Court refuses to stop LNG plant construction

Court refuses to halt construction of challenged liquefied natural gas export facility in southern Maryland.

A federal appeals court has refused to halt construction of a liquefied natural gas export facility in southern Maryland while it weighs a legal challenge to the project's approval.

A three-judge panel of the U.S. Court of Appeals for the District of Columbia denied an emergency motion for a construction stay on the Dominion Cove Point LNG project, saying opponents had not met the strict legal requirements for such action, nor given "strongly compelling" reasons for doing so.

Environmental and local citizen groups had asked the court to stop construction while their lawsuit proceeds over the Dominion facility's approval last year by the Federal Energy Regulatory Commission. They contended that local residents are suffering from noise, dust and heavy truck traffic related to the work, and that some are trying to sell their homes because of the disruption, plus fears for their safety once the facility is operational.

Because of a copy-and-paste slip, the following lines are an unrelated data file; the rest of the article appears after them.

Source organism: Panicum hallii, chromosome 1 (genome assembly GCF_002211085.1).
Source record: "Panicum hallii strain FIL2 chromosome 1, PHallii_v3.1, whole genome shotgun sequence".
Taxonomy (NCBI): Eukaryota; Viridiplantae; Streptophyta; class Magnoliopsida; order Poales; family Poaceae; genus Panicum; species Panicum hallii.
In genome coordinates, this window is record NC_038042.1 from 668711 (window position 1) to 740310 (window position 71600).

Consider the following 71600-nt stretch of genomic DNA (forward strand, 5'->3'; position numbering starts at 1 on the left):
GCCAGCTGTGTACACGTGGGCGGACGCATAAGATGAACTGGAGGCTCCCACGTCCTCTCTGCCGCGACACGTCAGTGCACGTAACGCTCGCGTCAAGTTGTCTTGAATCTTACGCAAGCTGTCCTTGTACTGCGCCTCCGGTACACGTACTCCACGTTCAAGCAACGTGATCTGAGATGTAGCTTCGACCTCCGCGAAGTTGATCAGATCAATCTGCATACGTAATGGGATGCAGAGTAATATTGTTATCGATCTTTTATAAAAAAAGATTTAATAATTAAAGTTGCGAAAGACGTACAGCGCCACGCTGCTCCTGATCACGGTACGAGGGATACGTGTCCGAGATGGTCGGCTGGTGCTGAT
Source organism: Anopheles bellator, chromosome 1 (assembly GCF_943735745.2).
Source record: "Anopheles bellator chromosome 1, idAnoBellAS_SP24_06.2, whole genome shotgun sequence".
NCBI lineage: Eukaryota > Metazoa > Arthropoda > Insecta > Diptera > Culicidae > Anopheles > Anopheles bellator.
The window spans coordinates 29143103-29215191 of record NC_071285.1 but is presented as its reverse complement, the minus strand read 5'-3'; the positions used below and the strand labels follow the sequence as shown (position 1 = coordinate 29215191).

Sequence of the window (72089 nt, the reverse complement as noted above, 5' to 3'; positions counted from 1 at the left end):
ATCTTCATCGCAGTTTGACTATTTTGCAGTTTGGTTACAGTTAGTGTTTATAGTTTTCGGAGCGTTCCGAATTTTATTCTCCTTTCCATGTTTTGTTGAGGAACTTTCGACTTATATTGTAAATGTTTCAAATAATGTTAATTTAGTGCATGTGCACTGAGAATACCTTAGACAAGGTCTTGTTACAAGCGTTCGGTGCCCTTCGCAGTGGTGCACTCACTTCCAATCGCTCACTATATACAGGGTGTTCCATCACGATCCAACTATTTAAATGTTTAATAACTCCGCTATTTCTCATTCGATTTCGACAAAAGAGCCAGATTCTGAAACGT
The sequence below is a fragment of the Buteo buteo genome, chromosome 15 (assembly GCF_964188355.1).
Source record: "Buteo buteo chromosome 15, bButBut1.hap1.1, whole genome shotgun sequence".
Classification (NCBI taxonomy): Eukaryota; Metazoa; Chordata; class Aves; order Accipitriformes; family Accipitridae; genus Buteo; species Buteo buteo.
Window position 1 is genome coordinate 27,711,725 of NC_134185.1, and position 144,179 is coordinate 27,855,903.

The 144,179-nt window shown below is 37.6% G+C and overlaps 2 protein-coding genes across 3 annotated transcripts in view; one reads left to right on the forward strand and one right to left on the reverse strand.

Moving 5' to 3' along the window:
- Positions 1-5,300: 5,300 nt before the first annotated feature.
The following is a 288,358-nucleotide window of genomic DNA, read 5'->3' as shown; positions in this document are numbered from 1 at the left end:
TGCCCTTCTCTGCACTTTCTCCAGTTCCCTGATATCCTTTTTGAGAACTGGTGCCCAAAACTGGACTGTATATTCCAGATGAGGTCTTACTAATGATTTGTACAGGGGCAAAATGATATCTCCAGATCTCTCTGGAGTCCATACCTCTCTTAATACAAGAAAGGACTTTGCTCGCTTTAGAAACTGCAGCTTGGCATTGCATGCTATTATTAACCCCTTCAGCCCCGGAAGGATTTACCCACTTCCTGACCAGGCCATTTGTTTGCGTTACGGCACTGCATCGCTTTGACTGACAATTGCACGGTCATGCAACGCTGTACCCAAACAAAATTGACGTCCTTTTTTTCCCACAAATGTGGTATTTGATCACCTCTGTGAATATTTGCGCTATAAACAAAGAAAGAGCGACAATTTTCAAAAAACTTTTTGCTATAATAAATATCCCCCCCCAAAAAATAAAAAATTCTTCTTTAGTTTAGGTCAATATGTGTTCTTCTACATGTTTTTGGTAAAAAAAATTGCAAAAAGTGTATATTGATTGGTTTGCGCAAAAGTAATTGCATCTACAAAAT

The motion was filed by Earthjustice on behalf of the Patuxent Riverkeeper,  the Maryland Sierra Club and Chesapeake Climate Action Network.

The environmental and citizen groups had filed suit last month contending that FERC violated federal law by failing to consider how construction of the facility would pollute the air and water and contribute to global climate change. An Earthjustice spokesman said the court has yet to rule on the merits of that challenge, and opponents will continue to pursue the lawsuit.

Dominion has said it was confident the court would deny the bid to halt construction and ultimately uphold the project's federal approval.  FERC had concluded that the project poses no significant risks to nearby residents' safety and no major environmental impacts.

Construction continues on schedule, a Dominion spokesman said. Dominion, based in Richmond, Va., has said it expects to finish work on the $3.8 billion project by 2017 and begin liquefying natural gas piped to the site. The super-cooled gas would be loaded on tankers in the Chesapeake Bay and exported to customers in Asia. 

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